(With apologies to the If You Give A Mouse A Cookie author)
If your Electronic Medical Record goes down (and your whole hospital is dependent upon it),
Then doctors can’t get labs and study results.
If doctors can’t get labs and study results,
Then doctors can’t write orders.
If doctors can’t write any orders,
Then nurses can’t do any orders.
If nurses can’t do any orders,
Then patients won’t get any better.
If patients don’t get any better,
Then patients can’t be discharged.
If patients can’t be discharged,
Then the hospital fills up with patients.
If the hospital fills up with patients,
Then there’s no place to put new patients or patients who get sicker.
If there’s no place to put new, sicker patients,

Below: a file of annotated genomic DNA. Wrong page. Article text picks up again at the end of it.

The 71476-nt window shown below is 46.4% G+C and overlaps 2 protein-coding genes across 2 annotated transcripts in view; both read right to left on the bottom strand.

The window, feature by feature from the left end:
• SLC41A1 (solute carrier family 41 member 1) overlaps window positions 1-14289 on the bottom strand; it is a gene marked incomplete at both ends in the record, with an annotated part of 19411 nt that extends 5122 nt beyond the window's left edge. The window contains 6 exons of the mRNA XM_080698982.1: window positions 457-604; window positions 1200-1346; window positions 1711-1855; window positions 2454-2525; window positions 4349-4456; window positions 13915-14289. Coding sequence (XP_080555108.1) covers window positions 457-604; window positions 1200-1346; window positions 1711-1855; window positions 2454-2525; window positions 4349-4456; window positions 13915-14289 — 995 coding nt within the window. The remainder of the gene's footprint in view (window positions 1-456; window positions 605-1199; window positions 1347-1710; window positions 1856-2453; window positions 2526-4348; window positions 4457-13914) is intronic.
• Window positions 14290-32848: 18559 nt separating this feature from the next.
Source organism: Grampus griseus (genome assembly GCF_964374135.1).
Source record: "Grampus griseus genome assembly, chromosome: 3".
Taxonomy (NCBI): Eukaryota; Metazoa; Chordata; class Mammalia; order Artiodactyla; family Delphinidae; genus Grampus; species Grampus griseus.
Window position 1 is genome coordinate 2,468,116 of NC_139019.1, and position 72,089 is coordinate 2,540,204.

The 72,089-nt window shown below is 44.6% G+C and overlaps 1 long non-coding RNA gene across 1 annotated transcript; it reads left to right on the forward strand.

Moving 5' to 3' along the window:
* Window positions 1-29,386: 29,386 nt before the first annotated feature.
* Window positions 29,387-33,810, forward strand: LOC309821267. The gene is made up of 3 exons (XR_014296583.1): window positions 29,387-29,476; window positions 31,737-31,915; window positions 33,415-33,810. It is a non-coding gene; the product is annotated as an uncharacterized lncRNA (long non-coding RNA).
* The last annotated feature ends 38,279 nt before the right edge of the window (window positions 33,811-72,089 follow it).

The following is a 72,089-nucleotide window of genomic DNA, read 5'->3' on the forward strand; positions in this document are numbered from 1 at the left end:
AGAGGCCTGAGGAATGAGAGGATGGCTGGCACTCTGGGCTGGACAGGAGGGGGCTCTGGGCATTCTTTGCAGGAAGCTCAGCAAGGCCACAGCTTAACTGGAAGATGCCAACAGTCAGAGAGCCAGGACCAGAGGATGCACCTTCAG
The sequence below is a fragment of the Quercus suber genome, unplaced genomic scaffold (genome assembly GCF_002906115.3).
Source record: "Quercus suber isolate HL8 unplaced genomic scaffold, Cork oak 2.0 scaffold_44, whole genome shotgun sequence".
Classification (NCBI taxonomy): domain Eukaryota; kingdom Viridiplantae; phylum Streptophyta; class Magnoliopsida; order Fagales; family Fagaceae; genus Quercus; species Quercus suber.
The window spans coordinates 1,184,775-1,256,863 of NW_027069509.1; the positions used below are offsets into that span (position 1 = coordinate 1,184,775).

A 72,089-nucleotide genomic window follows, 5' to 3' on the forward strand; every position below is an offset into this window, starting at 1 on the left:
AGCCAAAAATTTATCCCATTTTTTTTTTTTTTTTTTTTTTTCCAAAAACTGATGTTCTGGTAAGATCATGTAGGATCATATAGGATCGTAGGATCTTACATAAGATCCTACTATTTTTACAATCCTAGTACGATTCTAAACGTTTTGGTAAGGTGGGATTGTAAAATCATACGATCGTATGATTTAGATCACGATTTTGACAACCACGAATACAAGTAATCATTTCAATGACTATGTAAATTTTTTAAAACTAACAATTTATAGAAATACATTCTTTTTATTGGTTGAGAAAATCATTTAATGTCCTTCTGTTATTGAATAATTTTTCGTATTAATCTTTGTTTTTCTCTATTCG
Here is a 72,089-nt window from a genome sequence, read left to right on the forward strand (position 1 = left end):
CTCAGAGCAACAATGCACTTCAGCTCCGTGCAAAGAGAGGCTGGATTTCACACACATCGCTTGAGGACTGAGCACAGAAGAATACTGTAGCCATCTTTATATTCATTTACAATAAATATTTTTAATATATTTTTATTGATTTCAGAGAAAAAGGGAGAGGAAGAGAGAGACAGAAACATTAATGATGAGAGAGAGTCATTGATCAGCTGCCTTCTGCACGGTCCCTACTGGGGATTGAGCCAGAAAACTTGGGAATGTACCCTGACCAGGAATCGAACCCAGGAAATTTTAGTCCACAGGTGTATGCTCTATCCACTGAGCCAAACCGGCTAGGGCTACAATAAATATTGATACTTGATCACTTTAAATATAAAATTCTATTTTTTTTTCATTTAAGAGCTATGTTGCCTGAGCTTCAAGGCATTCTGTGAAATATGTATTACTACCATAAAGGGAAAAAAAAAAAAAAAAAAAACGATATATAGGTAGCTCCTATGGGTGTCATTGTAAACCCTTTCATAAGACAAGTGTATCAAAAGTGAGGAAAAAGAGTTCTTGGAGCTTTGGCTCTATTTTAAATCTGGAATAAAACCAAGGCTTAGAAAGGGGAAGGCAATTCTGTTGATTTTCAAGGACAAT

Then patients get worse, and you lose the whole point of having the hospital in the first place.
Here’s to good contingency plans, ’cause we all pretty much froze, opossum-in-the-headlights-style, today. How do we write orders? How do we write notes? How do we call consults? How do consults read prior notes and information?
IT people that work at a hospital: yes, your department now truly influences whether patients get better or worse, and indirectly, live or die.
(We had a ‘read-only’ version, which functioned reasonably well, but was far from optimal, to be sure.)